ASCHIN: Ben, I have to admit it, you’re doing a fine job of ALMOST selling me on Bennett. And I’m glad you brought up the Larry Johnson comp. See, I’m the old man in this conversation, having watched nearly every Grandmama game during his first few seasons. Even as a snot-nosed thirteen year old watching Hornets games on my crappy Zenith CRT TV, I could tell LJ possessed something special. Indulge me for a moment:
BOSTON. November 1st, 1991. Following a contract dispute that lasted the entire preseason, Johnson started his first regular season game opposite Larry Bird. At some point during the first half, LJ backed Bird down into the post and in one move spun around Legend, EXPLODING to the basket for a reverse layup outside the reach of Robert Parish. I’ll never forget that play as long as I live. Pure Power.
The ONLY big man that I’ve seen work in the post like that since is Blake Griffin and even he’s a pale imitation. My point is that Grandmama had an insane back to the basket game and was absolutely, positively EXPLOSIVE once he made his move. He almost won the dunk contest for crying out loud! That’s what allowed him to overcome his height differential at the four spot and is the one thing I’m not seeing in Bennett. In fact, with the young Canadian’s penchant for long jumpers and face-up drives, Bennett reminds me a lot more of “post-back-surgery LJ” than the 1992 Rookie of the Year. Speaking of injuries…
You know that Bennett has dealt with shoulder problems this year and has had some injury concerns in high school. Combine that with the work ethic and potential “beefy” weight issues and we might be comparing this guy to Sean May in four years. (PLEASE TELL ME I’M WRONG!)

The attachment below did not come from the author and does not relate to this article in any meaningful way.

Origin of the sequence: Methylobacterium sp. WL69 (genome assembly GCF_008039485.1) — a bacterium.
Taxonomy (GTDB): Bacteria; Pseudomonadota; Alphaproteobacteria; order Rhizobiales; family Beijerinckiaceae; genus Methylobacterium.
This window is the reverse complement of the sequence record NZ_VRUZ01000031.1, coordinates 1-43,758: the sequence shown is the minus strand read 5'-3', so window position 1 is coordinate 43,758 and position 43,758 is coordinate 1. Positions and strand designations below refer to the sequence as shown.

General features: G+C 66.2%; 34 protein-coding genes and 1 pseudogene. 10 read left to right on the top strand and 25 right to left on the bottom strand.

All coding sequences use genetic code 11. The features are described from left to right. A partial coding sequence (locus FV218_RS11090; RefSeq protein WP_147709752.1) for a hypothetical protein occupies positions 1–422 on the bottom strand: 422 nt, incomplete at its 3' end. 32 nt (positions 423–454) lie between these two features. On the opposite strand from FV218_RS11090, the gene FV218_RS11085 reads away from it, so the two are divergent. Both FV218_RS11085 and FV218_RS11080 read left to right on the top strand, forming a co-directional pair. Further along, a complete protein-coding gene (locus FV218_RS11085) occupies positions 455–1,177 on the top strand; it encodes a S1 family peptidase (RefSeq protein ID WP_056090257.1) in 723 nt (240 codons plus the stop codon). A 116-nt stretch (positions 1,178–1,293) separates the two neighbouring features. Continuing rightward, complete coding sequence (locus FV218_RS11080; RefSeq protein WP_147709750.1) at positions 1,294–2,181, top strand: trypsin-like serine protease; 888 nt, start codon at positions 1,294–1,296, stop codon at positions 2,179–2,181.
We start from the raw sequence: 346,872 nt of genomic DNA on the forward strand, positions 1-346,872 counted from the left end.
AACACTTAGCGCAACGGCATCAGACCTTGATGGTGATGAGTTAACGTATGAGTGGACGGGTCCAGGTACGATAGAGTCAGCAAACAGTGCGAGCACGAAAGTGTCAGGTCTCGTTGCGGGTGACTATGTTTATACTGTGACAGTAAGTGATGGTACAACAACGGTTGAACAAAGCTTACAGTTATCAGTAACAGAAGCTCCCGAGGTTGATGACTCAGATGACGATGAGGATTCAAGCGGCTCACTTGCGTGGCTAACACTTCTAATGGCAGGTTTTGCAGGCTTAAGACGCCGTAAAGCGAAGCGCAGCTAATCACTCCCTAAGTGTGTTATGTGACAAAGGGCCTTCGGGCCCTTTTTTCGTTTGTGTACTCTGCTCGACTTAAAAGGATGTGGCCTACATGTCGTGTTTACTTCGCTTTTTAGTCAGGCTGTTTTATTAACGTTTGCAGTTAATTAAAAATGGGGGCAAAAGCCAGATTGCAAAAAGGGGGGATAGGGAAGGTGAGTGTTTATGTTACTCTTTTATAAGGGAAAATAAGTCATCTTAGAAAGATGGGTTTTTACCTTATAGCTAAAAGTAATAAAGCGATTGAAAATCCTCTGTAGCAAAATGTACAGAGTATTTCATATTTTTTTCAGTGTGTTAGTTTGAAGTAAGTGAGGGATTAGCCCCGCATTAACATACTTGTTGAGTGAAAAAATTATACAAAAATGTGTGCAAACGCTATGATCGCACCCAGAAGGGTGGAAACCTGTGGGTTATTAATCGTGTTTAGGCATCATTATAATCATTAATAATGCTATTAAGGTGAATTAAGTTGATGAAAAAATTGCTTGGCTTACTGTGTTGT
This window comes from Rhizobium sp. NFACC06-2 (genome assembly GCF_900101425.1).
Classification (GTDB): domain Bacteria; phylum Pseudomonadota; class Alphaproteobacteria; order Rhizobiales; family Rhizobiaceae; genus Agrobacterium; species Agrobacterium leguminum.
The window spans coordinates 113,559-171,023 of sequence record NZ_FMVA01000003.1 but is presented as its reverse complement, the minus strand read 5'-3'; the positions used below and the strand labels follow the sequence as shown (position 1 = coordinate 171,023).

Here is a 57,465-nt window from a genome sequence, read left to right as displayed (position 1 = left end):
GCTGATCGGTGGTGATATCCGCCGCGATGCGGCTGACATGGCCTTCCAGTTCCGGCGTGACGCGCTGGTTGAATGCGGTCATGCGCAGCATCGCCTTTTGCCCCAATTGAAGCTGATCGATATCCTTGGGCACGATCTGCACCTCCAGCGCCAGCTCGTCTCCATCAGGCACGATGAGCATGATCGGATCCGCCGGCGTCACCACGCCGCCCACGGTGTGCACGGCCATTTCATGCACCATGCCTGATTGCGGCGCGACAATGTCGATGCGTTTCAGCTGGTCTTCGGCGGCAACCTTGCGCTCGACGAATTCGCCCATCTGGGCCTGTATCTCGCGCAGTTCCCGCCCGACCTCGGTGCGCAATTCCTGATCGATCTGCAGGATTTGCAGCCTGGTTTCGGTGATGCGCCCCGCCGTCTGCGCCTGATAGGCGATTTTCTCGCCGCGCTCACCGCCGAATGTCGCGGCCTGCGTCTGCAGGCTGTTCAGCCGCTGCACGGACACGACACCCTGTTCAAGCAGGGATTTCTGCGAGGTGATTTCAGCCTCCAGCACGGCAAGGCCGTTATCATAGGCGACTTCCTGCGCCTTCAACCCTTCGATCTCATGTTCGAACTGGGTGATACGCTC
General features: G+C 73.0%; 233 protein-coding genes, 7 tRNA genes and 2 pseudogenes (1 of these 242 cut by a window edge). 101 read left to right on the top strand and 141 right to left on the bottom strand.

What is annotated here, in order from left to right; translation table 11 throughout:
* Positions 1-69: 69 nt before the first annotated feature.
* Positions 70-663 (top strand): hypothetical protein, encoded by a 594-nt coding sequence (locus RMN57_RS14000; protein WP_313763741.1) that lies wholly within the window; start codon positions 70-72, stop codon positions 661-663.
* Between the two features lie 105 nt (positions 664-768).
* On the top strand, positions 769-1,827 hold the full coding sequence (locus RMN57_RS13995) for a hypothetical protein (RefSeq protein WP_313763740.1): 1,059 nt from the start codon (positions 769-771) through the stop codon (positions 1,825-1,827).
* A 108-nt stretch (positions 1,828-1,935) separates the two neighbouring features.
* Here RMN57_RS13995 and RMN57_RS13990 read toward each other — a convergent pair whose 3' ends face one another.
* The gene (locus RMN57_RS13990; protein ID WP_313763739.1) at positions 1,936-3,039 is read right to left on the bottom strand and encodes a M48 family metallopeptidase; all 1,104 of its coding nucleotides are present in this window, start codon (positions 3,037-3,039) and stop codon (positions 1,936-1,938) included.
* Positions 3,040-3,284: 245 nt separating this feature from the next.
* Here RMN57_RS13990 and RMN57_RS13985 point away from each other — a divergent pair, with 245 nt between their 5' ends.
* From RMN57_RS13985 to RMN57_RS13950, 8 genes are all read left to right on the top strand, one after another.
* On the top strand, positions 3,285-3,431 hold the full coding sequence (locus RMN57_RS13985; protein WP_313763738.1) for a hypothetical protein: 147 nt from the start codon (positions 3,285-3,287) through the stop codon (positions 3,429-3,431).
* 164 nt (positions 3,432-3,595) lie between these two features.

BEN: Just the name Sean May makes me shudder! But the big difference between those two is that May’s biggest weakness may be one of Bennett’s biggest strengths. Even coming out of college, the big knock on May was that he was not a very good athlete, and didn’t have very good hops. Bennett has a more muscular frame and is an explosive leaper with much better quickness. He did have some back stiffness in high school, but he never missed a single game when the problems showed up again at UNLV, as he still put up massive numbers. Scouts seem to have no concerns about the surgery on his non-shooting shoulder, and I don’t see why it would be any more concerning than Nerlens Noel or Alex Len’s surgery. Their stocks seem to be doing fine. The three reasons I’m guessing most people aren’t sold on Bennett are because he’s not a fantastic fit next to Biyombo (draft for talent, not for need, especially when this team needs talent so badly), he’s only 6’8″ (already addressed that), and injury concerns (smarter people than us aren’t worried that it’ll affect his projection or that he’ll miss game time). He, unlike Noel, has an NBA-ready body–both size-wise and health-wise–so what’s not to like?
ASCHIN: Have to hand it to you Ben. I was ice cold on Bennett before and you’ve talked me up to lukewarm. Now I’ll only be partially mortified when they take him at four. Expect several desperate emails from me on Draft night.
BEN: As a guy who was also high on Jordan Hill and low on Nik Vucevic, you know I’ll be excited to see how this one turns out. Washington is apparently interested in him at #3, so Bennett may not even be available, and we’ll get to have a fun McLemore/Oladipo/Henderson debate.